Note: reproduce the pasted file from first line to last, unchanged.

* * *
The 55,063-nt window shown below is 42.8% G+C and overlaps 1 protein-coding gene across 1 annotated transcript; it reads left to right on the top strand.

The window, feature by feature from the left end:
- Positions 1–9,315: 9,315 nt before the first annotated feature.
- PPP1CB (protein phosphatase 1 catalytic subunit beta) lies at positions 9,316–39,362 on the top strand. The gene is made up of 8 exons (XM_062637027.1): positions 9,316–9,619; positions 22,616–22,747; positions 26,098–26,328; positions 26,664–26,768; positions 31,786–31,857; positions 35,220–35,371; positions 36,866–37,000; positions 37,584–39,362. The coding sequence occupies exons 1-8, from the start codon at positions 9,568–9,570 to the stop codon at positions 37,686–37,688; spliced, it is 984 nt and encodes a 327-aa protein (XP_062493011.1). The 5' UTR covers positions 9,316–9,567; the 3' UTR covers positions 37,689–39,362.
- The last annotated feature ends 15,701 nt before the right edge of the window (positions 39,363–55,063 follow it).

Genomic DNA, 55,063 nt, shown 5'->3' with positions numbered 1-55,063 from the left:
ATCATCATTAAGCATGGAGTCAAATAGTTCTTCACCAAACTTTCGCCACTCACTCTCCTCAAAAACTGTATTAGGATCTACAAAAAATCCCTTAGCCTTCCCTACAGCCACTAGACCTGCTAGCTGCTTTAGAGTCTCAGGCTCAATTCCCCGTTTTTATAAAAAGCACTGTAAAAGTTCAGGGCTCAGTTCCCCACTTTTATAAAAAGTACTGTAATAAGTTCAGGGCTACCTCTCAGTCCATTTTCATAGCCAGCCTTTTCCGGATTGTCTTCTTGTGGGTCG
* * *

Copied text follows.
The 55,063-nt window shown below is 42.8% G+C and overlaps 1 protein-coding gene across 1 annotated transcript; it reads left to right on the top strand.

The window, feature by feature from the left end:
- Positions 1–9,315: 9,315 nt before the first annotated feature.
- PPP1CB (protein phosphatase 1 catalytic subunit beta) lies at positions 9,316–39,362 on the top strand. The gene is made up of 8 exons (XM_062637027.1): positions 9,316–9,619; positions 22,616–22,747; positions 26,098–26,328; positions 26,664–26,768; positions 31,786–31,857; positions 35,220–35,371; positions 36,866–37,000; positions 37,584–39,362. The coding sequence occupies exons 1-8, from the start codon at positions 9,568–9,570 to the stop codon at positions 37,686–37,688; spliced, it is 984 nt and encodes a 327-aa protein (XP_062493011.1). The 5' UTR covers positions 9,316–9,567; the 3' UTR covers positions 37,689–39,362.
- The last annotated feature ends 15,701 nt before the right edge of the window (positions 39,363–55,063 follow it).

Genomic DNA, 55,063 nt, shown 5'->3' with positions numbered 1-55,063 from the left:
ATCATCATTAAGCATGGAGTCAAATAGTTCTTCACCAAACTTTCGCCACTCACTCTCCTCAAAAACTGTATTAGGATCTACAAAAAATCCCTTAGCCTTCCCTACAGCCACTAGACCTGCTAGCTGCTTTAGAGTCTCAGGCTCAATTCCCCGTTTTTATAAAAAGCACTGTAAAAGTTCAGGGCTCAGTTCCCCACTTTTATAAAAAGTACTGTAATAAGTTCAGGGCTACCTCTCAGTCCATTTTCATAGCCAGCCTTTTCCGGATTGTCTTCTTGTGGGTCG